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Writers suffer from having no civil liberties in Myanmar

Guest contributor

Ma Thida

The present circumstances of writers and poets in Myanmar mirror the state of political rights and civil liberties in the country. As the tumultuous period unfolded after the February 2021 military coup, numerous writers actively participated in the resistance through various avenues. 

Certain writers who held positions as civil servants joined the Civil Disobedience Movement (CDM), while one poet who was previously a member of the national parliament assumed the role of Minister of Defense in the National Unity Government (NUG).

A blogger and a member of the regional parliament took on the position of spokesperson for the NUG Prime Minister’s office. Some poets and writers enlisted in the People’s Defense Forces (PDF), while others sought refuge in border areas and foreign countries. 

Tragically, some writers and poets lost their lives either during peaceful protests or in confrontations with the military, while others faced detention, prison sentences, and some have been released back into society. 

Many writers and poets continue to reside in Myanmar, where the present literary landscape appears to be marked by an unusual atmosphere. Following the 2021 coup, the military revoked the licenses of numerous news outlets. 

While no literary magazines or publishing houses have been officially banned, various factors such as informal restrictions, constrained distribution systems, and financial uncertainties have contributed to challenges in their operations and many monthly literary magazines have ceased publication. 

Subsequently, many writers and poets lost their print platforms for showcasing their work. Indeed, dedicated writers usually maintain the ability to write without expectations of publication, financial success, fame, applause, or the fear of negative criticism.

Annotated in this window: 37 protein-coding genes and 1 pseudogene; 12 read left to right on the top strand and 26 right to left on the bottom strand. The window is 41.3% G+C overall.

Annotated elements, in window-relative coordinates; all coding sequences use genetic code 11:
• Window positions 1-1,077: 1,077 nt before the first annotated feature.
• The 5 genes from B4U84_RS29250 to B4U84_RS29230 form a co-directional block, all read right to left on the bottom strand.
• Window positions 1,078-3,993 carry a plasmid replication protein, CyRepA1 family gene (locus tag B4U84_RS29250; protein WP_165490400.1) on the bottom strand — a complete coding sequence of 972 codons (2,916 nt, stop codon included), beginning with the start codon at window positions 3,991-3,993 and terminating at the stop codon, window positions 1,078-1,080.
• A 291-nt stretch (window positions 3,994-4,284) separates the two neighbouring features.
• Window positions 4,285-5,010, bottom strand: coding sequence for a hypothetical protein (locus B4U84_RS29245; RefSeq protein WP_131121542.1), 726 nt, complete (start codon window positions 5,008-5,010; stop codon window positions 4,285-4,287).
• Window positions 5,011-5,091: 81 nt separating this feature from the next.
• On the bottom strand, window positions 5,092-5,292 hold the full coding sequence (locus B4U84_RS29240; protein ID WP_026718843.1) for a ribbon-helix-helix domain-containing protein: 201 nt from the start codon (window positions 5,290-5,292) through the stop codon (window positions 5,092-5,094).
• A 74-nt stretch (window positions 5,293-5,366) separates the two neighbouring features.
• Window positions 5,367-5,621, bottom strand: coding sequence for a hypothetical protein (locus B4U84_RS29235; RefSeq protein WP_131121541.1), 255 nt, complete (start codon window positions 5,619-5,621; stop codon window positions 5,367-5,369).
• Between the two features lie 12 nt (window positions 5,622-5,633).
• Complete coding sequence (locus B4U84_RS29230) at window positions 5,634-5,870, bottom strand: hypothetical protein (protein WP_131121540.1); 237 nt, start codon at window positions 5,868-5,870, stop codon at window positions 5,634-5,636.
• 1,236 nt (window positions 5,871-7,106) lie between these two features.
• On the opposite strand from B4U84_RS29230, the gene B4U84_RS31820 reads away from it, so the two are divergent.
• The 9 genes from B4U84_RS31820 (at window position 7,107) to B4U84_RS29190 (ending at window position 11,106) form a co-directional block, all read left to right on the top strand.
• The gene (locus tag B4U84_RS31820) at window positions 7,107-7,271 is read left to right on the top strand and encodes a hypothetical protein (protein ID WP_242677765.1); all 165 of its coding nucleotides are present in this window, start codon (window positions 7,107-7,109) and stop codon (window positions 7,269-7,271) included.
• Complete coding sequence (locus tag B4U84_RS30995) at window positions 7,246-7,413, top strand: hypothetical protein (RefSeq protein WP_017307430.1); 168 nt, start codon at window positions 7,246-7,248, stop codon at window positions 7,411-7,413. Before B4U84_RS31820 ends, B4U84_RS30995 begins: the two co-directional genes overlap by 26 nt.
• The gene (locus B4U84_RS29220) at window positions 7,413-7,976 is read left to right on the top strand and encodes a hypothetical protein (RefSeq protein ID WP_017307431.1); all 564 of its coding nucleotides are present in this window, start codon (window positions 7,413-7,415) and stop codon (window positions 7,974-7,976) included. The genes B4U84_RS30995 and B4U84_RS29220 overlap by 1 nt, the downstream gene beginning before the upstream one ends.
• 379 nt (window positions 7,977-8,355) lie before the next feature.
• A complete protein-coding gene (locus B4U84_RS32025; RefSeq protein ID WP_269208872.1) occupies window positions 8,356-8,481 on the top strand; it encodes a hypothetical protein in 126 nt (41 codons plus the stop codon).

Subsequently, they endeavored to utilize their creative liberty to explore various methods through which readers could engage with their works, relying on the unfettered imagination of the readers.

Prior to the 2021 coup, numerous writers and poets made substantial contributions to online platforms, garnering significant audiences. However, the increased incidents of arbitrary arrests related to social media posts made them hesitant to continue writing on these platforms. 

For example, on April 13, 2023, Kyaw Min Swe, an editor and journalist, was detained by the military shortly after he updated his profile picture to a black image as a gesture of mourning for the victims of airstrikes carried out on a village in Sagaing Region. 

This incident resulted in the tragic loss of at least 165 lives, including children. Notably, two other renowned artists from the movie and music industries were also arrested by the military for expressing similar sentiments. 

Free Expression Myanmar states that nearly 4,000 individuals were arrested, detained, charged, or imprisoned under Articles 505 and 505(A) in the year following the coup.

On the other hand, the doubling of data prices and increases to the cost of SIM cards have significantly limited internet affordability. Some writers and poets found it challenging to engage actively online due to a substantial reduction in their income, primarily because their earnings from print works had become scarce. 

The military has also hindered connectivity through internet shutdowns, slowdowns, and blocks, compelling service providers to comply with extensive restrictions and surveillance technology or threatening them with consequences. 

This includes blocking access to websites, applications, and social networks as well as content removal. Therefore, many social media users, including writers and poets, have stopped publishing online and avoid sharing politically sensitive content.